Is it rainy season or not?

Experiencing rainy season in Japan is always challenging. Last year, it was raining so much for weeks that we weren’t sure if it would ever stop again. This year however, the weather was very different. Therefore, we were constantly wondering what’s going on with rainy season. May was unusually rainy, prompting us to fear that rainy season had already started - 20 days earlier than expected. However, June turned out to be really sunny and unusually warm, right until the last week, when the rain came back. Hokuriku was not suffering too much from heavy rain like last year, but other areas in Japan sadly did. In Kanazawa, it was mainly extremely humid, even on sunny days. This weather makes you very tired and your body constantly feels exhausted. But nevertheless, we tried to make most out of it.

Rainy season Kanazawa

Rainy season activities

Until mid June, Kanazawa was still under a state of emergency, therefore our options were a little limited. Nonetheless, we tried to be active as best as we could and discovered some new areas in the city - during the time when it was not raining!

On one weekend, we went on a long city bike trip, visiting Kanazawa’s biggest rose garden in the western part of the city.

Entrance to the park

Humid day

In Minami Sports Park Rose garden, there are more than 145 types of roses and more than 1800 roses, beautifully arranged on small fields and fences. Some decorations are even three dimensional, like a big rose gate, so it creates an overall romantic feeling.

We also took a long walk through the center of Kanazawa, exploring not only quiet side streets but also a really empty downtown area (due to the state of emergency, everything had to be closed at 8 pm).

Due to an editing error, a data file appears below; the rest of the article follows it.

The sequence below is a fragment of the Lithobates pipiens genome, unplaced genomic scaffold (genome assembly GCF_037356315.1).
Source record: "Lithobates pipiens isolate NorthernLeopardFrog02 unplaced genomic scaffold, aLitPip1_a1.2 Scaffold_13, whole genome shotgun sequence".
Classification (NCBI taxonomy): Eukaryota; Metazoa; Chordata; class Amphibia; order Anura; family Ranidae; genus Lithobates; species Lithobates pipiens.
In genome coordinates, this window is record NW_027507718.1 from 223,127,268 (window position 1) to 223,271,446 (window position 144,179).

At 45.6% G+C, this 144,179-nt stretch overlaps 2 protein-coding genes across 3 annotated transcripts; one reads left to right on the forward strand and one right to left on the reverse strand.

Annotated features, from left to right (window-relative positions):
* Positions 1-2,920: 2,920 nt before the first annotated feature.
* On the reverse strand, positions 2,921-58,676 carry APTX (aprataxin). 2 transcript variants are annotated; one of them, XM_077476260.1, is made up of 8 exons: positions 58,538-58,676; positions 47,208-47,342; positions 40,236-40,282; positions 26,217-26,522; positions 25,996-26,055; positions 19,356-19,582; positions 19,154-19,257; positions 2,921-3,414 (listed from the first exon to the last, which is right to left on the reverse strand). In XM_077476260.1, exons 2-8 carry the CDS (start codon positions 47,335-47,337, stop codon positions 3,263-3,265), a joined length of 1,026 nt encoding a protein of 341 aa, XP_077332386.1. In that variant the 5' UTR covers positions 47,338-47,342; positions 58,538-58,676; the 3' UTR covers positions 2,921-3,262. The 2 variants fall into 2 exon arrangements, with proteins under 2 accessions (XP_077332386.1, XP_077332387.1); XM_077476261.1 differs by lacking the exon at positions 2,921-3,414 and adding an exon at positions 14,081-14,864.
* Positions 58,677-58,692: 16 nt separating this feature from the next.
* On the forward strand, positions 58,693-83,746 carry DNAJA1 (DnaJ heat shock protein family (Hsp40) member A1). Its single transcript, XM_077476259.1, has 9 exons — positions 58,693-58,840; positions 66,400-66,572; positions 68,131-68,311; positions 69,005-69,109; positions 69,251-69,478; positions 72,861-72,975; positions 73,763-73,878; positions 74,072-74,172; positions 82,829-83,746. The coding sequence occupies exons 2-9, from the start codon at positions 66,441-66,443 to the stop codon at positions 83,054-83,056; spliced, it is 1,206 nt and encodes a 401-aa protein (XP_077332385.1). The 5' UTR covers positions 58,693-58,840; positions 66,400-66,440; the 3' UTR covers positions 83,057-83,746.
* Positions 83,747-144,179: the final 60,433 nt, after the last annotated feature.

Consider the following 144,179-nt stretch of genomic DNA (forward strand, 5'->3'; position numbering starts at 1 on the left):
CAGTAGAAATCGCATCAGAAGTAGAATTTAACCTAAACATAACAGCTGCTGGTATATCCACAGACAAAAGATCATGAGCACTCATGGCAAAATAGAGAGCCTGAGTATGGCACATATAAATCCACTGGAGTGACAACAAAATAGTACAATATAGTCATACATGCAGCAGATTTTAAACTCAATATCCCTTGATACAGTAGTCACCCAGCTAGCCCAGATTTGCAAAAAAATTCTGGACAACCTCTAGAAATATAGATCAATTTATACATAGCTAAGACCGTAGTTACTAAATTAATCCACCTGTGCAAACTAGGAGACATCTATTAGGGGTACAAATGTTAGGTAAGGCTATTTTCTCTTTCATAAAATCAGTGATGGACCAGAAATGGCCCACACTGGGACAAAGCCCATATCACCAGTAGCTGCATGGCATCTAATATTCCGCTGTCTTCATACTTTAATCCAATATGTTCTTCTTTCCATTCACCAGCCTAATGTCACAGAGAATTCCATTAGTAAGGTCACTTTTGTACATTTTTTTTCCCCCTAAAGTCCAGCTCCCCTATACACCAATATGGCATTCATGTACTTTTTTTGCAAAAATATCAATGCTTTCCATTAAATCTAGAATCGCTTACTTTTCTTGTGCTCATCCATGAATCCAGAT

Crossroad at Katamachi, downtown Kanazawa

Usually, this place is packed with people

Whenever I had to run errands in the city, I tried to walk around a bit and take nice pictures of the quiet streets and the rainy season atmosphere. Although it’s not my favorite season at all, I still like how the city transforms before the hot summer will start.

Grey but still kind of nice

Everything seems so quiet and you can discover so many flowers. And even in the rain, it looks kind of cool.

Hyatt Hotel terrace

We’ve never been to one of Kanazawa’s must see places, but now we were finally able to go to Ono Machi, which is located next to Kanazawa port. There, we walked along the seaside of Kanazawa bay, watching lots of people fishing and visited a small park. It was a quiet and peaceful atmosphere, but the humidity was insane.

You can also find one of Kanazawa’s most important companies in this area: Yamato Soy Sauce which is in fact an interactive styled factory and shop facility, called Kouji Park

You can visit a shop and taste various products, eat popular soft ice cream with soy sauce flavor or Yamato’s satsumaage, fried fish paste. There are many guided tours and special activities that you can do, it’s also great for families with small kids.

Niklas is happy with this ice cream

It was extremely humid on that day, so we were super exhausted from walking around. But I am glad we could go and discover all those places, even though the weather and the Covid situation was not too good.

Ajisai: the flower of rainy season

As you know, Japan is a perfect place when it comes to seasonal beautiful flowers. During rainy season, the deep blue and purple Ajisai flowers or Japanese Hydrangea, as they are also called, are in full bloom. In my opinion, they were even more beautiful than last year. Of course I took many pictures.